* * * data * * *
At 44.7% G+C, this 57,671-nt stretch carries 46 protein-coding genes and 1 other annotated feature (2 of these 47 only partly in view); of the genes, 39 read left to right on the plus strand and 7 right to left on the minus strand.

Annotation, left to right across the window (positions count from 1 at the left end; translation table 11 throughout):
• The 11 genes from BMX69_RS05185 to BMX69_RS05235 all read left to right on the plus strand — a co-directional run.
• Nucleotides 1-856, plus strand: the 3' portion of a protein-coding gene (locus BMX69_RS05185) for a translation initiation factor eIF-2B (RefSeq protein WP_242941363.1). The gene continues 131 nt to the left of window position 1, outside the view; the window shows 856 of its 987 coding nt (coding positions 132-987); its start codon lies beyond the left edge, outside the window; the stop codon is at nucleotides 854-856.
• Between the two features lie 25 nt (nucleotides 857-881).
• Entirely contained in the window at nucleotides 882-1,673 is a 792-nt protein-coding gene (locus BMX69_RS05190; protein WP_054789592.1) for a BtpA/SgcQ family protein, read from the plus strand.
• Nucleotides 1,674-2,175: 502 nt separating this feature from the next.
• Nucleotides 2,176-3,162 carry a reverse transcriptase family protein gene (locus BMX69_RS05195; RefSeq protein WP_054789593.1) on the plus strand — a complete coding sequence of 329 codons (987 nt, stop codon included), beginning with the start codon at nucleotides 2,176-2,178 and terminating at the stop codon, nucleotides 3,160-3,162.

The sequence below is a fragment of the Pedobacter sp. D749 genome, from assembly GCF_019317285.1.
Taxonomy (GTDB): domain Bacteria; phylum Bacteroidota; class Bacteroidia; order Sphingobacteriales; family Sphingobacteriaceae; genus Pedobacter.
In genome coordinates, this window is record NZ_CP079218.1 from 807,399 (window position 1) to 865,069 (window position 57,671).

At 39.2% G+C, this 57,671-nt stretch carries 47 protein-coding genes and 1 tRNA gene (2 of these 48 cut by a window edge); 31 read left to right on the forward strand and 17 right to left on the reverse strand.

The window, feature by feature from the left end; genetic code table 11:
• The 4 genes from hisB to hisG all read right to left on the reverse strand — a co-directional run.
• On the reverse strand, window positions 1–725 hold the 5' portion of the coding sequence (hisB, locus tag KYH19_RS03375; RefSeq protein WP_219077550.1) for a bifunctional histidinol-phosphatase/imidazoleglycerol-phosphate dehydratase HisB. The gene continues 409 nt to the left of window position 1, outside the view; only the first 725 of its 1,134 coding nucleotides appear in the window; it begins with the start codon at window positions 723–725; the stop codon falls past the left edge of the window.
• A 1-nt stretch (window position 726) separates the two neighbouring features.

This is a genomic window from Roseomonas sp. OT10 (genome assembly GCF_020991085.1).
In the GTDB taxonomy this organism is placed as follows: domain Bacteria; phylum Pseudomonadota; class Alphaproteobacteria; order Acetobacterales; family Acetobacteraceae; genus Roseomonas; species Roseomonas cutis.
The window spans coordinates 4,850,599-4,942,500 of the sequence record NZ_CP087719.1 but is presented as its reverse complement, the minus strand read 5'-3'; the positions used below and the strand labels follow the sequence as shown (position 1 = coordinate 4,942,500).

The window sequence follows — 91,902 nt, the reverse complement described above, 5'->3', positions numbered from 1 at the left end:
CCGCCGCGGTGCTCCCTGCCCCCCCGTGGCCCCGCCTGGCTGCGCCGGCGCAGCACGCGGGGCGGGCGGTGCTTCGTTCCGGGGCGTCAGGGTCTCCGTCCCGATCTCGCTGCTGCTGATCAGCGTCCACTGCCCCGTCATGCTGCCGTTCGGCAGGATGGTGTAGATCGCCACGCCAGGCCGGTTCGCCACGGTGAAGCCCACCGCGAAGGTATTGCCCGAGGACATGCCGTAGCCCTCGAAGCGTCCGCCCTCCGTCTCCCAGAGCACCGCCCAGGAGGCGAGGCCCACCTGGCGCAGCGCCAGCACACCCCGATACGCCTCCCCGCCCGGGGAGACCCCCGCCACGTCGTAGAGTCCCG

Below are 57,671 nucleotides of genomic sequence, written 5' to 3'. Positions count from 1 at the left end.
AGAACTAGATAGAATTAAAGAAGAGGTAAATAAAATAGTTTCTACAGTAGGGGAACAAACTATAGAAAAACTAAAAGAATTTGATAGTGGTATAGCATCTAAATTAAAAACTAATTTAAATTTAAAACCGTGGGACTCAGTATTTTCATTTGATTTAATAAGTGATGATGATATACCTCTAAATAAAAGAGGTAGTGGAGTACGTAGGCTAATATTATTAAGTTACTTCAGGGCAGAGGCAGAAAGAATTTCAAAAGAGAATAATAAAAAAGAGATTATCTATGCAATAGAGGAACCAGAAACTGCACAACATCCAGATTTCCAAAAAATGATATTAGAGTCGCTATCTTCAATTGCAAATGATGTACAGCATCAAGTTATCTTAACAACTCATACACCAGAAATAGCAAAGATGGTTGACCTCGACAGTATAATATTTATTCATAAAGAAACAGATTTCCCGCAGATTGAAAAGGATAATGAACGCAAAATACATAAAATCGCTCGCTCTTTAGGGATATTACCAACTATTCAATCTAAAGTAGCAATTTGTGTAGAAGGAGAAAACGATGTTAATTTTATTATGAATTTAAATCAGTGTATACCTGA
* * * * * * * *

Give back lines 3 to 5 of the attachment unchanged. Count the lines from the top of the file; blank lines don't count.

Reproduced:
• The 11 genes from BMX69_RS05185 to BMX69_RS05235 all read left to right on the plus strand — a co-directional run.
• Nucleotides 1-856, plus strand: the 3' portion of a protein-coding gene (locus BMX69_RS05185) for a translation initiation factor eIF-2B (RefSeq protein WP_242941363.1). The gene continues 131 nt to the left of window position 1, outside the view; the window shows 856 of its 987 coding nt (coding positions 132-987); its start codon lies beyond the left edge, outside the window; the stop codon is at nucleotides 854-856.
• Between the two features lie 25 nt (nucleotides 857-881).